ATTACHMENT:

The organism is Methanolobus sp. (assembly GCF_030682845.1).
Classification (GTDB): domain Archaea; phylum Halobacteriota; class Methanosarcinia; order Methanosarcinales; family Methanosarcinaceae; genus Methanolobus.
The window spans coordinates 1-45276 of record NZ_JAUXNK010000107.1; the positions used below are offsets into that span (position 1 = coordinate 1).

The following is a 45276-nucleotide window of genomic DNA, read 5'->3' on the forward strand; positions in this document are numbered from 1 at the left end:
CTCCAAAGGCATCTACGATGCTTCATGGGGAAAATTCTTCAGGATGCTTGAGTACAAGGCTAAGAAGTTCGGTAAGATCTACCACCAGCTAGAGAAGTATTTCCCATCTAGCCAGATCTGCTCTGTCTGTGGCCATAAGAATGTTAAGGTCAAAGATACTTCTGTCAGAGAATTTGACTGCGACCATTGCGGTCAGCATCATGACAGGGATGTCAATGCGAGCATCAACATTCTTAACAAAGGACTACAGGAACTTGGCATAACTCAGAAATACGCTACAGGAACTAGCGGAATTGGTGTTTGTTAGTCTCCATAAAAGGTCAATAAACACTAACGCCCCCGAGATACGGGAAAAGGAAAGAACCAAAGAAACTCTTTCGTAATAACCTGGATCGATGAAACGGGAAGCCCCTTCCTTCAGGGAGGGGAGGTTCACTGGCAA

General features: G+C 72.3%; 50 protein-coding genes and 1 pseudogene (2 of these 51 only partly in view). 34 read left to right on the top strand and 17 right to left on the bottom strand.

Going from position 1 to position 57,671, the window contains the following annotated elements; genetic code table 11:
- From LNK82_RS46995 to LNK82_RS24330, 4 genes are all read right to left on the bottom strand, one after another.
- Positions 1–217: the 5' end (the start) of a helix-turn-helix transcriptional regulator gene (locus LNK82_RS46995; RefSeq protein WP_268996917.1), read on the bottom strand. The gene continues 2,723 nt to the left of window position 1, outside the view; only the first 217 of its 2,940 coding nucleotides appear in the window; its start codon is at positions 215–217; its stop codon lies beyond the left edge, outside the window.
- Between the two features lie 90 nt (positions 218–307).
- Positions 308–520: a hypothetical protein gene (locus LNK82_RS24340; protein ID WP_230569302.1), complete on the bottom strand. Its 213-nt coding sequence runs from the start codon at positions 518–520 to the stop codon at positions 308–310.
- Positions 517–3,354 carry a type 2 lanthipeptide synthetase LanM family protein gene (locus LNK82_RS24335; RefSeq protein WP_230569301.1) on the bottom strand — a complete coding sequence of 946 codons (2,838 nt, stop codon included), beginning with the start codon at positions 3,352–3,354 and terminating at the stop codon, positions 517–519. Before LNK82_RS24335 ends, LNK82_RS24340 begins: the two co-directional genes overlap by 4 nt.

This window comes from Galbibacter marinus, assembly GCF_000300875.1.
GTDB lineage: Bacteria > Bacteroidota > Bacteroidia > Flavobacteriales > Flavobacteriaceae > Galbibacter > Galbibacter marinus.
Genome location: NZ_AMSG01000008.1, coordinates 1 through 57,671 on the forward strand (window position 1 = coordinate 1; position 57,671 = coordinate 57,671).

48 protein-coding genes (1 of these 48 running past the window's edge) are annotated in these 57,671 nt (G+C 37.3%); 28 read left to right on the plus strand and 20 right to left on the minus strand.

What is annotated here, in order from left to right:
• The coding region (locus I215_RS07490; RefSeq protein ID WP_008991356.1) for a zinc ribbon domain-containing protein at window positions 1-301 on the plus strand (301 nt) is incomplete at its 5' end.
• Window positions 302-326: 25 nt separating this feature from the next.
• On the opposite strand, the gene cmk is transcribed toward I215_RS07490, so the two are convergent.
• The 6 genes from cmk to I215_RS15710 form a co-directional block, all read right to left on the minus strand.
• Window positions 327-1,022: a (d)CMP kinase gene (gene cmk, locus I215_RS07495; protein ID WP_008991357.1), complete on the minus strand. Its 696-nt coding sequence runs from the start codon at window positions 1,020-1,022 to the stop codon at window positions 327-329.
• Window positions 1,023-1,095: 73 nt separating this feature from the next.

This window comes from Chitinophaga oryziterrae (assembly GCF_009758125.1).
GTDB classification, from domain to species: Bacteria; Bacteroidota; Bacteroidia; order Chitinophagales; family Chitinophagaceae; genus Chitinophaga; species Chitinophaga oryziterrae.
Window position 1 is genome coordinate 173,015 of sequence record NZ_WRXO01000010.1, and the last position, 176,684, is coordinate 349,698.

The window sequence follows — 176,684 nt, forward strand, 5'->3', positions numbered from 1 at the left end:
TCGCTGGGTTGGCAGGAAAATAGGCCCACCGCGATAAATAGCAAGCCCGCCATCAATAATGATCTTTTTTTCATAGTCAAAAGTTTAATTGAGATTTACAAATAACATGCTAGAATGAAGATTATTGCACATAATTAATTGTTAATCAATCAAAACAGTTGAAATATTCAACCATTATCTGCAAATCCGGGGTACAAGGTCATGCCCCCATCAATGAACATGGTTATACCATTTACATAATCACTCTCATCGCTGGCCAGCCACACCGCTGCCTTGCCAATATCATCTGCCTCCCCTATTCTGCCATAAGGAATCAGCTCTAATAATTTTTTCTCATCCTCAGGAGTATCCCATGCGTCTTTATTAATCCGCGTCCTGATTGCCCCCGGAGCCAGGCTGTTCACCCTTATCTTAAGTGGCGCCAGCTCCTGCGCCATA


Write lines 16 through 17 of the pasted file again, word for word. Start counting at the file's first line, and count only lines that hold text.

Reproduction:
48 protein-coding genes (1 of these 48 running past the window's edge) are annotated in these 57,671 nt (G+C 37.3%); 28 read left to right on the plus strand and 20 right to left on the minus strand.

What is annotated here, in order from left to right: